Darrell Wronko started work at Western Inventory Service Limited (WIS) in 1987, right after graduating from university. He worked at the company for 17 years, including four years as Vice President of National Accounts and Marketing. In 2000, he signed an amended employment contract, which included a significant improvement to his termination clause. The new provision would give him two years of salary and bonus on termination.
In 2002 under a new corporate President, Wronko received a new contract that reduced the termination provision to 30 weeks of salary. Wronko refused to sign the new contract and continued working. WIS gave two years written notice to Wronko that the termination clause in his contract would change to a maximum of 30 weeks’ salary.
Over the next two-year period Wronko remained employed by WIS, and continued to oppose the amended contract. In 2004 Wronko was told the new termination provision of 30 weeks was in effect, and if he did not accept the new terms of employment, he no longer had a job at WIS. Wronko walked off and asked for his severance package of two years. The case went to court.
Employers may make life very difficult for employees without expressly dismissing them. They may humiliate them in public, ask for their resignations, lock them out of their workplace or suddenly demote them or transfer them to a location to which the worker does not want to move. The employer’s sudden, unilateral change of the job may be more subtle, such as significantly changing one’s job responsibilities, title, working conditions, benefit packages or restrictive covenants. If the average person would view this as an act that renders continued employment intolerable, the employee may consider himself to have been dismissed, even though dismissal language was never used. The law views this as a termination without cause and the employee is entitled to compensation for a reasonable notice period. Wronko argued that WIS constructively dismissed him in 2004 when it unilaterally varied the termination clause in his contract. He sought damages of two years’ salary.
Ontario Court of Appeal Ruling
In 2008, Wronko’s case reached the Ontario Court of Appeal (Wronko v. Western Inventory Service Ltd., 2008 ONCA 327). Did the 2004 letter (reducing the notice period) from WIS constitute a termination, and if so, what consequences flowed from the termination? The Court said a reasonable person would have regarded the concluding statement in the 2004 letter, “… then we do not have a job for you” as a WIS termination. The Wronko case was not a constructive dismissal because the unilateral change did not have an immediate change on Wronko. Rather, the 2002 notice was an anticipatory breach of contract. WIS knew Wronko was opposed to the change in severance terms and, by continuing the employment, WIS must be taken to have agreed to Wronko’s position. Therefore WIS’s unilateral change of a fundamental term of the employment contract, the termination clause in 2004 was wrongful and Wronko was entitled to two years of salary based on the existing contract. The Supreme Court of Canada refused leave to hear an appeal brought by WIS in October 2008.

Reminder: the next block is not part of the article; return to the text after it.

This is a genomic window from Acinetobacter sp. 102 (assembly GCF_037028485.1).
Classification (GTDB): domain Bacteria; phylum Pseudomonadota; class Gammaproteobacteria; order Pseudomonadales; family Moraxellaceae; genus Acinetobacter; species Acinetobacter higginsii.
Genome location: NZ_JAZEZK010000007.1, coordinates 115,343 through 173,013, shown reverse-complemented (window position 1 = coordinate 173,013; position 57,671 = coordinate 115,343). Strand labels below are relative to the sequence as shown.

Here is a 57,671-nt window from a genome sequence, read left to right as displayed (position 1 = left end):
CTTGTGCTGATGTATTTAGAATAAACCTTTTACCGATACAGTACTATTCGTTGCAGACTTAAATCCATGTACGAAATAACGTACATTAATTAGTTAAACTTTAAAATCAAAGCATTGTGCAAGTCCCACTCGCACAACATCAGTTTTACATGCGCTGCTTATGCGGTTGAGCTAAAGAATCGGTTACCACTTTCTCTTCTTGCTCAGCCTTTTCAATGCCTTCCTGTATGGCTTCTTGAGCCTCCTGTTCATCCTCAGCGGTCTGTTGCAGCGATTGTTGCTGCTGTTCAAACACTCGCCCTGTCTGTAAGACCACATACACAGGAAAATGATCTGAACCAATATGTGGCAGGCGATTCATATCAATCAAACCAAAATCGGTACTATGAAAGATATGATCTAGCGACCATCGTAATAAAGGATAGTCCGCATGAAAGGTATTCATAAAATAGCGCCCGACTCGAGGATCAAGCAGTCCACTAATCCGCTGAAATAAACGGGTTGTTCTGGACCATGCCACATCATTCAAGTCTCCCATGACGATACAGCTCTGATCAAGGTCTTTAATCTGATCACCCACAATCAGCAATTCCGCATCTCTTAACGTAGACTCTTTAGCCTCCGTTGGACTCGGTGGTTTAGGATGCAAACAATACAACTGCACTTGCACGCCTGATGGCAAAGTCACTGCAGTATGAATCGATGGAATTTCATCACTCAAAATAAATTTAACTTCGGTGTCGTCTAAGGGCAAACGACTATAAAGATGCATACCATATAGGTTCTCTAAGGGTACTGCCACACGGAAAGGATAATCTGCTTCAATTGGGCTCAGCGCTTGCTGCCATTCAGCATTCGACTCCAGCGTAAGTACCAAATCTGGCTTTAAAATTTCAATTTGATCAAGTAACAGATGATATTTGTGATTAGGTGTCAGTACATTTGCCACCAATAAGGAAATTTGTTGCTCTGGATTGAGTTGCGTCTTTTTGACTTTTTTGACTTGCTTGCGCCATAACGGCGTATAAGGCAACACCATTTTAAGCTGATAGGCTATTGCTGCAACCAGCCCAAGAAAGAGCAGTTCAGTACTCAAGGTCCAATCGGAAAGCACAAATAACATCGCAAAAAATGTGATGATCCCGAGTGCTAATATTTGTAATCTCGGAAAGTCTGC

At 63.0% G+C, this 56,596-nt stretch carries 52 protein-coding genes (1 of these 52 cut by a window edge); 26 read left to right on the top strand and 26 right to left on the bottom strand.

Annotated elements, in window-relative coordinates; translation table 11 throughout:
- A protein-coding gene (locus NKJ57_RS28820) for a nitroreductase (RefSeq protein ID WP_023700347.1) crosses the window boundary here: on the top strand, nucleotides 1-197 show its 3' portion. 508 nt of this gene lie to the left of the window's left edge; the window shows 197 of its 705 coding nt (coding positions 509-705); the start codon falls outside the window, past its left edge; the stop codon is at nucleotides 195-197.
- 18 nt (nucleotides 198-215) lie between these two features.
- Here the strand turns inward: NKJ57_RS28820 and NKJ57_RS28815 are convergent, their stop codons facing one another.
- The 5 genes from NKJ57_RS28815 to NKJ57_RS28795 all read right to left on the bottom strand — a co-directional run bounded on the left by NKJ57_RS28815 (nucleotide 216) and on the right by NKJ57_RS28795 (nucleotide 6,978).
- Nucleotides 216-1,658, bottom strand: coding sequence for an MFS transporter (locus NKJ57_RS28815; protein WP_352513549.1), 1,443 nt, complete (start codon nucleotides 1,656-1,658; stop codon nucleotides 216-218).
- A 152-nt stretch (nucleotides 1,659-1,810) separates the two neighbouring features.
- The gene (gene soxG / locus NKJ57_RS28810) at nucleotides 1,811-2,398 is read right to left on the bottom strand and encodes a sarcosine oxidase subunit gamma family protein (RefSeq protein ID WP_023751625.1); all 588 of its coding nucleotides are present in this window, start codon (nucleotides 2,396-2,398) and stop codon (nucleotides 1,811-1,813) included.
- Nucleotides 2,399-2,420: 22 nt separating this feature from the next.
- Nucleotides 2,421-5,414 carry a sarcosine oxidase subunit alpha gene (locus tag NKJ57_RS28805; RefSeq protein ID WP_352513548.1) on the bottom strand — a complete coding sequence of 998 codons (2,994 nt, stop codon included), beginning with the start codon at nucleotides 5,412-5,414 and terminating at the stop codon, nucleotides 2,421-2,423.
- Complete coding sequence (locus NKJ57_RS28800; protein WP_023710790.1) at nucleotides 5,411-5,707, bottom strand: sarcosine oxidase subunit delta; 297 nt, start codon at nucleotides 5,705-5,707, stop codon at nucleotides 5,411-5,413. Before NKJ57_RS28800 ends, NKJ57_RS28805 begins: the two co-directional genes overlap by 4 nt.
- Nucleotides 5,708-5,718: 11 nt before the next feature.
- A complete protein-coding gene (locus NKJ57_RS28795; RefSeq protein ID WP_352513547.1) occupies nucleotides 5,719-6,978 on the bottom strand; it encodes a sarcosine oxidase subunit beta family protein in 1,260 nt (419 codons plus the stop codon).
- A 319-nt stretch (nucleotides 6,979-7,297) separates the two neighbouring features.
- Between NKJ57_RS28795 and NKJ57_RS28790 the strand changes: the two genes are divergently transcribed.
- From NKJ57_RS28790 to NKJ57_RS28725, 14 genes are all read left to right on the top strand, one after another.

The Appendix chart summarizes the possible options when an employer proposes a unilateral change to a fundamental term in an employment contract:
Option 1: Employer announces change; employee accepts change.
Option 2: Employer announces change and employee rejects change. Employer allows employee to continue working. Employer accepts there is no new agreement and the employee can assume employment continues under old terms. This is the conclusion in the Wronko case and the reason why the judge awarded damages. The lesson here for employers is if they want to avoid wrongful dismissal claims, when the employee rejects the contract change, the employer must provide proper notice of termination (and award any severance) rather than continuing the employment relationship.
Option 3: Employer announces changes and employee rejects change. Employer allows employee to continue working. If the employer persists in treating the contract as changed, the employee can quit and sue the employer for damages on the basis of constructive dismissal.
Options 4 and 5: Employer announces changes and employee rejects change. The employer should respond by terminating the employee with proper notice and offering re-employment on the new terms. The employee will either accept or reject the new offer.
When employers want to introduce new terms that are less favourable to the employee, the lessons from Wronko are clear. The employer must:
- obtain the employee’s consent and provide fresh consideration; or
- provide reasonable notice of termination, and offer re-employment under the new contract terms at the end of the period.
A final lesson is for the employee to immediately and clearly oppose the change, if the employee objects to the changes in the revised contract. Doing otherwise might be considered as an acceptance of the new terms, and the employee will have no subsequent claim to constructive dismissal or damages for breach of contract.